More than nine in 10 software developers worldwide are men, a global survey of professional and non-professional programmers has found.
According to Stack Overflow's 2022 Developer Survey, 93% of professional developers identify as male. At the same time, 84% of developers identify as straight/heterosexual, while 77% identify as white and/or European.
The results of the survey, which quizzed more than 73,000 software developers from 180 countries, paint a picture of an industry struggling to make progress in inclusivity despite pledges from business leaders, an issue that has become even more problematic as companies face growing talent gaps.
According to the US Department of Labor, employment in software development is projected to grow 22% from 2020 to 2030, much faster than the average for other occupations. Despite this, women and people from underrepresented groups make up just a fraction of the developer workforce: last year's FRG Technology Consulting Java and PHP Salary Survey found just one in every 10 developers is a woman.
SEE: How Women Who Code is narrowing the developer gender gap
Stack Overflow's survey found that 72% of professional developers had completed either a Bachelor's degree (48%) or a Master's degree (24%), compared to just 6.2% who had only completed high school and 12% who went to college without earning a degree.
That said, the more mainstream appeal of coding and the growth of non-tradition pathways into the industry appears to be having a positive impact, with Stack Overflow's survey finding slightly higher rates of gender and racial representation among respondents who were learning to code.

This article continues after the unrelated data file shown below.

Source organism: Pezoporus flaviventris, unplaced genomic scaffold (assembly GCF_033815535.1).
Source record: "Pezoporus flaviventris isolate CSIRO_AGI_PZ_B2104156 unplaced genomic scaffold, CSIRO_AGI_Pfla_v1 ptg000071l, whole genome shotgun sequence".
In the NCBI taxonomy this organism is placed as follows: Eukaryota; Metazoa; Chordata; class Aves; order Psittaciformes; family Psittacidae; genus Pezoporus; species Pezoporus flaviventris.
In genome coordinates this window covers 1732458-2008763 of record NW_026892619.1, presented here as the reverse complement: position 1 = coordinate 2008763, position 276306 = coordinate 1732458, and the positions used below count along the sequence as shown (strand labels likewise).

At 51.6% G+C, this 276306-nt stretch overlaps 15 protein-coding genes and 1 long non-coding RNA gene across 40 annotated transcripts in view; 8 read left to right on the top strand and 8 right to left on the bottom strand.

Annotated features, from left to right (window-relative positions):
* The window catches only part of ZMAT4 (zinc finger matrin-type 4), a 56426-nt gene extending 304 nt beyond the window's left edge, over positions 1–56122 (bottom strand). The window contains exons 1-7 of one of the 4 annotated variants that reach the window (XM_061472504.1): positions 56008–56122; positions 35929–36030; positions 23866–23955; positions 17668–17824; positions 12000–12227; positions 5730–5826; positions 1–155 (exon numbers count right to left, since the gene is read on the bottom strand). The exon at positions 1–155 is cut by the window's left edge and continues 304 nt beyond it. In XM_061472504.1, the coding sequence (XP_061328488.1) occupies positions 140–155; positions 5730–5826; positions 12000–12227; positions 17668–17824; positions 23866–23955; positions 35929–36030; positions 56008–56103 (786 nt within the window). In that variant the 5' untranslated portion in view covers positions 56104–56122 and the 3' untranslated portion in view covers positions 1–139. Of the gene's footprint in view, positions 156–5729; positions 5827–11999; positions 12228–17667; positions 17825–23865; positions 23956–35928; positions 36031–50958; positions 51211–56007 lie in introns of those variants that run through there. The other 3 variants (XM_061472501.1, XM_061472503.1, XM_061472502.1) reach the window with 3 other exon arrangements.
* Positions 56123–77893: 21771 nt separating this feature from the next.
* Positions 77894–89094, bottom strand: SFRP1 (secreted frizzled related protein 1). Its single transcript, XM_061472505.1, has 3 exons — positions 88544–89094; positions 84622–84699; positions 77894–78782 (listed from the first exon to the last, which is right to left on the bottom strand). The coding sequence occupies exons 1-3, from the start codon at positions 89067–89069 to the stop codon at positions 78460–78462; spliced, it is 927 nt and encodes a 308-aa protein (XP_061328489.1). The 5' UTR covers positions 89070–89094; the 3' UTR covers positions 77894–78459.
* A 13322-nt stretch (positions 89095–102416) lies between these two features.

Of these, 88% identified as male, compared to 8% who identified as female and 2% who identified as non-binary, genderqueer, or gender non-conforming. While not massive gains, Stack Overflow suggested there were "indications that the industry (and our survey) could continue to become more diverse as more people join the workforce." The survey suggested the growth of readily available technical documentation, how-to videos, blogs and online-training platforms were all contributing to making software development more accessible.
Stack Overflow's survey also found that fewer developers learning to code were likely to identify as white (24.3%) or European (25.9%), and more identified as Indian (18.2%), Asian (16.8%) and African (8.4%).
SEE: When it comes to tackling diversity in tech, employers have set themselves up to fail
"The tech industry as a whole, including the developer community, has long been majority male and Stack Overflow has a big role to play in changing that; we need to do better," Stack Overflow said.
"In order to have more inclusive technologies, we need more inclusive places to build and discuss those technologies, and we continue to invest in our efforts there."